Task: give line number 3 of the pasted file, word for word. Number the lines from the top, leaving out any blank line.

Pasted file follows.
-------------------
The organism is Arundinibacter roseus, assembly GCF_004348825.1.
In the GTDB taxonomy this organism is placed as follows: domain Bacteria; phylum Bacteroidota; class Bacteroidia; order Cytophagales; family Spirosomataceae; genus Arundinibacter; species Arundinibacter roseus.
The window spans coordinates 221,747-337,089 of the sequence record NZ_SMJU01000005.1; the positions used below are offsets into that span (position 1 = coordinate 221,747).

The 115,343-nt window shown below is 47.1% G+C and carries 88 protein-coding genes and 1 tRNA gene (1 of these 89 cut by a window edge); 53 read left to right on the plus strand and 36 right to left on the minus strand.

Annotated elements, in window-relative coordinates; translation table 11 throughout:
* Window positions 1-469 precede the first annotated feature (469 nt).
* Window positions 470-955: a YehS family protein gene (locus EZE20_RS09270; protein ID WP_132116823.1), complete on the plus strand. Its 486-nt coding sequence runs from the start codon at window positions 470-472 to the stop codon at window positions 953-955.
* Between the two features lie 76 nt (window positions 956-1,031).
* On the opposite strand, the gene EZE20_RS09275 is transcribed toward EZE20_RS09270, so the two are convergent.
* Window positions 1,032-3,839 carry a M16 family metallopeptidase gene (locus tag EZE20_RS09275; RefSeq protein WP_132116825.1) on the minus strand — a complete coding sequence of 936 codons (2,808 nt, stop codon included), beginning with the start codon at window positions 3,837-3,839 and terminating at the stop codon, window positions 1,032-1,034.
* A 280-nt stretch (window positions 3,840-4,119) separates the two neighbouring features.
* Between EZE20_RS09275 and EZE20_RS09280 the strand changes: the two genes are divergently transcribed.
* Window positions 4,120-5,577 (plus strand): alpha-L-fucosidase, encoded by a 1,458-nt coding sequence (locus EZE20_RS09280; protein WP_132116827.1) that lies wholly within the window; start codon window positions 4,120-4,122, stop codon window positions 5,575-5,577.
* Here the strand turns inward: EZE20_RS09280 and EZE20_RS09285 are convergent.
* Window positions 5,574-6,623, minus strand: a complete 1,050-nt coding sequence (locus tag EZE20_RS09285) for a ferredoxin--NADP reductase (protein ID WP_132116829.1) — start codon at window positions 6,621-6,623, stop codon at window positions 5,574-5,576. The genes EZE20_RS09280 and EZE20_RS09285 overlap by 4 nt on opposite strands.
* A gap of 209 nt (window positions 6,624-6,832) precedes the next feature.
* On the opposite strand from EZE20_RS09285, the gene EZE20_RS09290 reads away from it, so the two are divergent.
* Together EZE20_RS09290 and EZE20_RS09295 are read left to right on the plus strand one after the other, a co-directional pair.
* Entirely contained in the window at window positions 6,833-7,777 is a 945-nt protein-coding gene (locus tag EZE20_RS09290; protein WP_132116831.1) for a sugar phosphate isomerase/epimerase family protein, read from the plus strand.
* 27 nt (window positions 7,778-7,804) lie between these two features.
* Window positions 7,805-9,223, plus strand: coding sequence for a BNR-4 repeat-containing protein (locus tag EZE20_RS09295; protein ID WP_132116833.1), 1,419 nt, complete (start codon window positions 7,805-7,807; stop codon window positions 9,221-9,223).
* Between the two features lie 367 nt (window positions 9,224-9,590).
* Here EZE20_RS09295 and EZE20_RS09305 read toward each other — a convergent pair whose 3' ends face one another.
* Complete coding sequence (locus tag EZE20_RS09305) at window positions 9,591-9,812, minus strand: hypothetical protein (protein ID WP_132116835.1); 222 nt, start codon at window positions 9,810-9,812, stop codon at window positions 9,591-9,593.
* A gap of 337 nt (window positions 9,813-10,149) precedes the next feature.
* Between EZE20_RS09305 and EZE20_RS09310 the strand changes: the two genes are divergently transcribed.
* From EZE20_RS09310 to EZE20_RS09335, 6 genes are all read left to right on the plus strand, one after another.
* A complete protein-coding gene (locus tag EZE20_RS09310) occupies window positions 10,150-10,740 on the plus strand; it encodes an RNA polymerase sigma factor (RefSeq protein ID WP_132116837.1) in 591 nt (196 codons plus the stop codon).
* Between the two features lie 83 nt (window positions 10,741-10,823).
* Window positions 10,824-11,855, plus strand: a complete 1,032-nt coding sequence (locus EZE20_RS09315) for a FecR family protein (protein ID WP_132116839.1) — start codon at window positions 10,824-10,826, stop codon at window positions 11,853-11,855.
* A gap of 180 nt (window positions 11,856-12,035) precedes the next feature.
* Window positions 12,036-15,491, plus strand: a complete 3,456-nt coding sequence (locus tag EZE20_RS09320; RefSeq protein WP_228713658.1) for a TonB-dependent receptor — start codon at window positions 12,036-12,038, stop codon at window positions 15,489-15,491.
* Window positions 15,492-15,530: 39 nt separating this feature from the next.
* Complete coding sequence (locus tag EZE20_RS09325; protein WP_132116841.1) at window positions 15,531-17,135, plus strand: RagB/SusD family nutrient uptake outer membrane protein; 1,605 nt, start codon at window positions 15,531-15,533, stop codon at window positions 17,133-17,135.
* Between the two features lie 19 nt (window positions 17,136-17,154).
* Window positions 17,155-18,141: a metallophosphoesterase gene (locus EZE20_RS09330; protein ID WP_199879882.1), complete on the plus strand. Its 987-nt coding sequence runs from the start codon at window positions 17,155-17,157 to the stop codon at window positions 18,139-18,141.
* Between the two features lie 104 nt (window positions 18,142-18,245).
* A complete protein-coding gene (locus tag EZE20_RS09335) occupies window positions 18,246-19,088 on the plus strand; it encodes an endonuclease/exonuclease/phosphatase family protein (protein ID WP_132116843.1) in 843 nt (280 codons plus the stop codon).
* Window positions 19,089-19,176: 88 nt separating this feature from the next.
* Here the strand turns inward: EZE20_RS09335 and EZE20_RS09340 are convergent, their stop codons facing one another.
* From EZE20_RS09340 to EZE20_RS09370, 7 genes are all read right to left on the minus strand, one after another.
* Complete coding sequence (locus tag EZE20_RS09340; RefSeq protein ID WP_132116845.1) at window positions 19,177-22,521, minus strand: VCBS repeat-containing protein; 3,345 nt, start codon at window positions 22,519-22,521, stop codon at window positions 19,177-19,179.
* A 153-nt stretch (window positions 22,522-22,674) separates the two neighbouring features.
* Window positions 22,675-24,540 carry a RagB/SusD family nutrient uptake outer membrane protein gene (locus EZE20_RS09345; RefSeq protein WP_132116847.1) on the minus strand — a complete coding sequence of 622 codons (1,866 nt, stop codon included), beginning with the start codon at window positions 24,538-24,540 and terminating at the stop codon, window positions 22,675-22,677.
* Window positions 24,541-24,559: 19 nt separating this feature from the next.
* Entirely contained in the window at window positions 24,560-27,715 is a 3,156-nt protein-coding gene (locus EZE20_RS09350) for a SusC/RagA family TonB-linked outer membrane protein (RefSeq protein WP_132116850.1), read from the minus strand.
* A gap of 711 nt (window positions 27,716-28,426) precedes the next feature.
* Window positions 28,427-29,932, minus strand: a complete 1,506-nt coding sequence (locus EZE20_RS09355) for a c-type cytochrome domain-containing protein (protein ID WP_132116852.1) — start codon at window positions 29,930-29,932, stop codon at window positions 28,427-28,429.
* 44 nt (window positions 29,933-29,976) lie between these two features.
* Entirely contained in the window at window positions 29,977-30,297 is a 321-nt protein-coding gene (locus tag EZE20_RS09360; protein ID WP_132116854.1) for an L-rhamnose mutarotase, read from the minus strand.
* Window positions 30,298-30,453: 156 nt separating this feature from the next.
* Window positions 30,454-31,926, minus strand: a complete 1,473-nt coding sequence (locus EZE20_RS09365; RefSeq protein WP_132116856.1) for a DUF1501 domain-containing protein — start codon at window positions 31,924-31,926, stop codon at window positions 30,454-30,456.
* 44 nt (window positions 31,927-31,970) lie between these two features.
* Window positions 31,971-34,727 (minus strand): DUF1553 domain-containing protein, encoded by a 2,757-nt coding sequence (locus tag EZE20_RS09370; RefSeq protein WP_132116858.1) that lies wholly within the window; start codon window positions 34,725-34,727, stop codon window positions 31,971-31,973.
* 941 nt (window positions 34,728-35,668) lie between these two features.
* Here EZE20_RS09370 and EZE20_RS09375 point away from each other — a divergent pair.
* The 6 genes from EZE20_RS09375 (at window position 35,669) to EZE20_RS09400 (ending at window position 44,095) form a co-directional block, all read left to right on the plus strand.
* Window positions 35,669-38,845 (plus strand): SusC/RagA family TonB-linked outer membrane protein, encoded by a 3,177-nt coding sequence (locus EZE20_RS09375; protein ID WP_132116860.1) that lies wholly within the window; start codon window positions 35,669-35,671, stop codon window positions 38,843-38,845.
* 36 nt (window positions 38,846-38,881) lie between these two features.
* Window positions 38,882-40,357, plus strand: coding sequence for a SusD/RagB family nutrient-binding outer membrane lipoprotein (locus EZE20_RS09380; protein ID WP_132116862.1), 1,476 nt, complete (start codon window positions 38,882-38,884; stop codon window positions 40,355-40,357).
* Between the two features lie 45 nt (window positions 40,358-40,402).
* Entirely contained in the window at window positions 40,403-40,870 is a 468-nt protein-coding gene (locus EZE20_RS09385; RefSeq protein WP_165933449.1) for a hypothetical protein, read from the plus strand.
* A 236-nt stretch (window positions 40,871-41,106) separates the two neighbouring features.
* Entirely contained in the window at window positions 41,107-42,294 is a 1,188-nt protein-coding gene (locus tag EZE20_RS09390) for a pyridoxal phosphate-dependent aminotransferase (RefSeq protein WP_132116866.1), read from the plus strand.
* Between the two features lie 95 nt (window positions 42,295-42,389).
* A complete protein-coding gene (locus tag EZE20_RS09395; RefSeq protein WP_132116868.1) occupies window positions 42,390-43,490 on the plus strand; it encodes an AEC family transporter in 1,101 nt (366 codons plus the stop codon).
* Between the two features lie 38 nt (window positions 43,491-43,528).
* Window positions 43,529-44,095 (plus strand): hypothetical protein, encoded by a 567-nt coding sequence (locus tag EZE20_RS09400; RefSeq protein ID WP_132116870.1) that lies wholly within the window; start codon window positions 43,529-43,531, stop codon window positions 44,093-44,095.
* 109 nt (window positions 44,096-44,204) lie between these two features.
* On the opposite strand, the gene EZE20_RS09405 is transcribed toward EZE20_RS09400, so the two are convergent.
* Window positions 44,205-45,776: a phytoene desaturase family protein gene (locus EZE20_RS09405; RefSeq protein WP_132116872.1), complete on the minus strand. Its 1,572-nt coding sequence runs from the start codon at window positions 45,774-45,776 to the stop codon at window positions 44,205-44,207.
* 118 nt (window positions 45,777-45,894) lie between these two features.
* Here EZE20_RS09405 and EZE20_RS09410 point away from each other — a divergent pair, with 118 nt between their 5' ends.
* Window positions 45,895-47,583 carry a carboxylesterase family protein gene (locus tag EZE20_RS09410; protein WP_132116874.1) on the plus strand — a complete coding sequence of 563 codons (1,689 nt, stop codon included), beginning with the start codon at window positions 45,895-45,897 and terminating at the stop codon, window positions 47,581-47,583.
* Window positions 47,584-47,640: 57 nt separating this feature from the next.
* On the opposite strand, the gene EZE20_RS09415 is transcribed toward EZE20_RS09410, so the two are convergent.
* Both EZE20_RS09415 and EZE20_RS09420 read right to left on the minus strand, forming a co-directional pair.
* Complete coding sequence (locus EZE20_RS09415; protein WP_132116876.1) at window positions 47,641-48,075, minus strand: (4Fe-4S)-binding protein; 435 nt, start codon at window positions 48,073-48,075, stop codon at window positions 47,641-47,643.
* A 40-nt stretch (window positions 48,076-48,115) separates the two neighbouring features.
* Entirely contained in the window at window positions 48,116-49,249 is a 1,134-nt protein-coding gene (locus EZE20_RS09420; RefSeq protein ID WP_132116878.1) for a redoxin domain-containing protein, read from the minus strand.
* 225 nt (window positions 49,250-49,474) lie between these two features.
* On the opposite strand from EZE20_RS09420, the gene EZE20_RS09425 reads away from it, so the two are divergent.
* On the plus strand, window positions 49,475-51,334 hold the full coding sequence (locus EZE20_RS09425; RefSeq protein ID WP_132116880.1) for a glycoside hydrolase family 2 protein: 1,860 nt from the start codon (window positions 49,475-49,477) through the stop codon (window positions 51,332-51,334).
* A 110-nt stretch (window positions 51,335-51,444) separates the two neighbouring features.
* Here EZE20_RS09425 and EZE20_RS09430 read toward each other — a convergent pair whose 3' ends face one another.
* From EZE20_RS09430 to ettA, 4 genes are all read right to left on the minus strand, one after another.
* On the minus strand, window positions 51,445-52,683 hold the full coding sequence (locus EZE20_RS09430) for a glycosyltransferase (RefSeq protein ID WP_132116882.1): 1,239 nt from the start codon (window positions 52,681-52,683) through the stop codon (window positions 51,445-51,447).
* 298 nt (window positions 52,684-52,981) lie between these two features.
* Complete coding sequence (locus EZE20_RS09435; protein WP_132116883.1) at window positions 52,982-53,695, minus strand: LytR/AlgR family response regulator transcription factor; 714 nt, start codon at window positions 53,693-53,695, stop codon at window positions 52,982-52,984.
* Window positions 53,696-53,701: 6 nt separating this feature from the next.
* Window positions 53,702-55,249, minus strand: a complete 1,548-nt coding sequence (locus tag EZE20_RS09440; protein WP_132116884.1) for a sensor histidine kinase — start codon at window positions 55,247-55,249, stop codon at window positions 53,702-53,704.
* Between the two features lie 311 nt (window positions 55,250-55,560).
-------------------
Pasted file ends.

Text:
The window spans coordinates 221,747-337,089 of the sequence record NZ_SMJU01000005.1; the positions used below are offsets into that span (position 1 = coordinate 221,747).